Authors: Cheyanne Young
Copyright © 2014 Cheyanne Young
All rights reserved.
Interior Design by Angela McLaurin, Fictional Formats
Cover image from GoOnWrite.com
All rights reserved. No part of this book may be reproduced in any form or by any electronic or mechanical means, including information storage and retrieval systems -except in the case of brief quotations embodied in critical articles or reviews-without permission in writing from the author at [email protected].
This book is a work of fiction. The characters, events, and places portrayed in this book are products of the author’s imagination and are either fictitious or are used fictitiously. Any similarity to real persons, living or dead, is purely coincidental and not intended by the author.
For Felicia Morgan, my partner in crime who did a lot of embarrassingly stupid things with me in theater arts class.
And in memory of the Caboodles that held not only our theater makeup, but all of our secrets.
“If you love and get hurt, love more.
If you love more and hurt more, love even more.
If you love even more and get hurt even more, love some more until it hurts no more
It’s two forty-five on the dot and my stomach is nestled firmly in my throat. Ms. Barlow sits in her director’s chair at the back of the theater arts classroom. She tells me to stand on the zebra print x made of tape in front of the white board, in the place she usually stands while she’s teaching class. Today is the first day I’ve seen the zebra print x. I wonder if that’s the same zebra print tape she took away from a freshman last week.
The classroom is abnormally dark with a single spotlight shining directly on my face. I wish I’d worn makeup. My nose is too oily, I just know it. Three stapled-together pages of Ms. Barlow’s original script shake in my hands as I stand, waiting for her signal to start.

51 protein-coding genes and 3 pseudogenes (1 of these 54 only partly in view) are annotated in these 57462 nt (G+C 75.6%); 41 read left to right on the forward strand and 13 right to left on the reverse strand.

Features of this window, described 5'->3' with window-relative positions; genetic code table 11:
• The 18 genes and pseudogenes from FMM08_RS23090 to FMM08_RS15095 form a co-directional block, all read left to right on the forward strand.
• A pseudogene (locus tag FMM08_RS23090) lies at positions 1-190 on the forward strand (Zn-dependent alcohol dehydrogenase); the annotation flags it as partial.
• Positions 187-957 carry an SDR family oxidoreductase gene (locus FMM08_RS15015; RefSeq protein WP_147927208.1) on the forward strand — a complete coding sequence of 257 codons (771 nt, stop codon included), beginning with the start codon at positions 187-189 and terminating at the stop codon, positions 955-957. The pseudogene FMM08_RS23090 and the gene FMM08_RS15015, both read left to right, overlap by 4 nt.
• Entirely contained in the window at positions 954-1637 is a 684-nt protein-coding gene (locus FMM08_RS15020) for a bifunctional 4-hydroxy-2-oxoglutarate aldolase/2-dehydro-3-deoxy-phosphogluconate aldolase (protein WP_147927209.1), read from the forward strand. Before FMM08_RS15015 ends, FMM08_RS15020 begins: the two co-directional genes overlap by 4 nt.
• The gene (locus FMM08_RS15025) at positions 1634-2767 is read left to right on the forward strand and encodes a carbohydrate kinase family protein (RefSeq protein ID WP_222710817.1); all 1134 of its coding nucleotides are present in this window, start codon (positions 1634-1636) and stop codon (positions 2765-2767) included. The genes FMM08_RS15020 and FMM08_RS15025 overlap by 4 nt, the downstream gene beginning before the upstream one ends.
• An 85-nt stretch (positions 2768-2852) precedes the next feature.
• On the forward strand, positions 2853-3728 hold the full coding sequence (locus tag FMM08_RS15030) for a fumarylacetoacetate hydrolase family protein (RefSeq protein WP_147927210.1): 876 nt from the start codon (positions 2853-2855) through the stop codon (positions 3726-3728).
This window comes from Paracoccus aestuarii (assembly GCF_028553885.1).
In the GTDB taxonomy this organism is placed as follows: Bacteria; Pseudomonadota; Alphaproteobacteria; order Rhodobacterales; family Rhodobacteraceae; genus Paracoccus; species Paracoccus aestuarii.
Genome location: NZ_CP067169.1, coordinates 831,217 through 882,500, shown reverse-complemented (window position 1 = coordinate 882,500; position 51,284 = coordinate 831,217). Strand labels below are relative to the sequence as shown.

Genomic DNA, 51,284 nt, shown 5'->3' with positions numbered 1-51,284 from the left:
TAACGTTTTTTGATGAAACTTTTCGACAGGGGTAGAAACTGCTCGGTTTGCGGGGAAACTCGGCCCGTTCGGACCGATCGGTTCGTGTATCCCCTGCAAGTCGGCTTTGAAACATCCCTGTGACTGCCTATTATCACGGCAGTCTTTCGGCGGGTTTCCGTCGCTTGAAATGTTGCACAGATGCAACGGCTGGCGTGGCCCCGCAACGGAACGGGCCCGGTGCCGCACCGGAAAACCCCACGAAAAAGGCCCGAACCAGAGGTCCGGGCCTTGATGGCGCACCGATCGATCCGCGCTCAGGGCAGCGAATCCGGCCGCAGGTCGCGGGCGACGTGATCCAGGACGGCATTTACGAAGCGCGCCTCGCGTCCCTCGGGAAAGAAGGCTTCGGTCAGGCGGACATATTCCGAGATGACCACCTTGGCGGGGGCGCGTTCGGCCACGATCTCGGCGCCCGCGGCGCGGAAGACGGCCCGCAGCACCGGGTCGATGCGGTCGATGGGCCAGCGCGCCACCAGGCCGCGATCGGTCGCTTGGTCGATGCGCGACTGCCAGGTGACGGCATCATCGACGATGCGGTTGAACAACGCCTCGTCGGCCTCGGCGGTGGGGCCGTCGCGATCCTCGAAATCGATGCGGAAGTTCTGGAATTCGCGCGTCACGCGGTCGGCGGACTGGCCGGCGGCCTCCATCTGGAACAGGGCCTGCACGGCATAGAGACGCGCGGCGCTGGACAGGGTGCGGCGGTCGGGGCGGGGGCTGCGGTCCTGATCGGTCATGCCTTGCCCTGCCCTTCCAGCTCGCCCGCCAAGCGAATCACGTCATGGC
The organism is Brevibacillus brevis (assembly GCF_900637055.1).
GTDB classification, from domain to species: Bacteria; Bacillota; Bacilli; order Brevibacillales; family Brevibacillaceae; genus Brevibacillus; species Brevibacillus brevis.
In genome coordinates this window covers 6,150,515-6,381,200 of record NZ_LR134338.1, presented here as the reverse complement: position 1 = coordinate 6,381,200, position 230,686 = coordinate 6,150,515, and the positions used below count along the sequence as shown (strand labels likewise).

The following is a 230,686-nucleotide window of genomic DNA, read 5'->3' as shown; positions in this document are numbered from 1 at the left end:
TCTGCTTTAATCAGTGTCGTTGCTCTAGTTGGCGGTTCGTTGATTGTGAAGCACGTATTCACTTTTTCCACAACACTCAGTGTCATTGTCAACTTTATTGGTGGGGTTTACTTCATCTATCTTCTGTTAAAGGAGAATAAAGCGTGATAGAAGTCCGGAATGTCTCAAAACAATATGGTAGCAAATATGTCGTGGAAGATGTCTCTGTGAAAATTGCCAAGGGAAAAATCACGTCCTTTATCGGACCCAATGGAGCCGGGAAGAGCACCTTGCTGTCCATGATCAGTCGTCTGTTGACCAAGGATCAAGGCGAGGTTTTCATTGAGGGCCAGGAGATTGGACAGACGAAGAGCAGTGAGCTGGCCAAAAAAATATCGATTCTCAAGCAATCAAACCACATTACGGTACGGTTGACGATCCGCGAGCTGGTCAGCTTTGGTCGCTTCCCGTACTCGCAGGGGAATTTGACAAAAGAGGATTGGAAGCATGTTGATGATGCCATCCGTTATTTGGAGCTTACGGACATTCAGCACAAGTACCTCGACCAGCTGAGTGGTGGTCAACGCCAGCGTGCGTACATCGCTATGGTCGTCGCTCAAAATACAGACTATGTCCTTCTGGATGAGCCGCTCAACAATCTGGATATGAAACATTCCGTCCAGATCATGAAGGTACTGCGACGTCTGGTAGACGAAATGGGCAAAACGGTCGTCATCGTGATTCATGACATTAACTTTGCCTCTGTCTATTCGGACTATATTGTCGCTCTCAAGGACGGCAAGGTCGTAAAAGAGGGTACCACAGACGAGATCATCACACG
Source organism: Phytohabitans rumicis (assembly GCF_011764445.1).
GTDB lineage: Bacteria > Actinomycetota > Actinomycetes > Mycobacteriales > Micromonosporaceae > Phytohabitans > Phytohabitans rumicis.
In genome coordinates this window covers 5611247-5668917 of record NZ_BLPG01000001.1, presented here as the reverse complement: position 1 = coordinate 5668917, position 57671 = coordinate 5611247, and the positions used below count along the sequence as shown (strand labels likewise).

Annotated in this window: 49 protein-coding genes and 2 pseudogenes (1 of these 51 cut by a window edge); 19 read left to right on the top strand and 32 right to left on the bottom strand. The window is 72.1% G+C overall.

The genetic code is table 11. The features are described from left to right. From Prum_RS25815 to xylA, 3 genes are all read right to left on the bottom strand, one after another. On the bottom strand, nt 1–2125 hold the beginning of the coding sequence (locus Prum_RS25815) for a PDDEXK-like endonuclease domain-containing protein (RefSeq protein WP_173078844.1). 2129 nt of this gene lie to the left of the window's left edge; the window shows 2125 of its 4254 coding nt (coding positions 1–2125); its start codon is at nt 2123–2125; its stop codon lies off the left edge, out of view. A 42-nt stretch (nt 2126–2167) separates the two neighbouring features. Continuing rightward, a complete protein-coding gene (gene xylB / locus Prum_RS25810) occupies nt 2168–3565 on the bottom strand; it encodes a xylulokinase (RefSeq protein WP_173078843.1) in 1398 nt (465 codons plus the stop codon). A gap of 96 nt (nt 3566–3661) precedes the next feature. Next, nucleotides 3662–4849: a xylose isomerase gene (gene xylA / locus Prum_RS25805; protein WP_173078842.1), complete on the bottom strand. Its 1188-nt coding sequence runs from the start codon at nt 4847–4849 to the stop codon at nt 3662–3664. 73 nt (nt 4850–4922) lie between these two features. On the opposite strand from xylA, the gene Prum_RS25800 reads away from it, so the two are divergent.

She has a peacock feather tucked behind her ear and a pen in her hand as she scribbles something on her clipboard. Her bright orange hair is gray in the dark. I clear my throat.
“Yes Wren,” she says without taking her eyes off her clipboard. “You were auditioning for a minor role, but then you switched for the role of Gretchen? Am I reading your chicken scratch handwriting correctly?”
“Yes ma’am,” I say, wondering if I should tell her I signed up for auditions while writing on someone’s back in the hallway before class and that’s why my handwriting resembles chicken scratch. I wasn’t going to audition at all until Mom pointed out the requirements in The Art Institute of Lawson catalog places a strong emphasis on extracurricular activities. And if I’m going to be in a school play for the sole purpose of winning the affections of my dream college, I might as well do it right. Even if my best friend is also auditioning for the lead role.
Ms. Barlow stares at me over the rim of her purple teardrop glasses, appraising me as if she doesn’t see me in class every day.
“You do know Gretchen’s role includes a lot of kissing with the male costar?”
I didn’t know that, but I nod anyway. It’s too late to back out now. Plus I like kissing. I can handle kissing.
Ms. Barlow laces her fingers together and rests them in her lap on top of her clipboard. “You may begin.”
I swallow. The words on my paper blur into a mess of jumbled letters that form nonexistent words. Good thing I have it memorized. I crumple the papers and hold them in my clenched fist.
“Jeremy? Is that you?” I squint my eyes, which comes naturally with the blinding spotlight on me and take a step forward. “Jeremy, get down! What the hell are you thinkin’? Are you crazy?”
“Stop.” Ms. Barlow’s hand flies out. She tilts her head to glare at me over the rim of her glasses. “Why do you sound like a melodramatic southern belle?”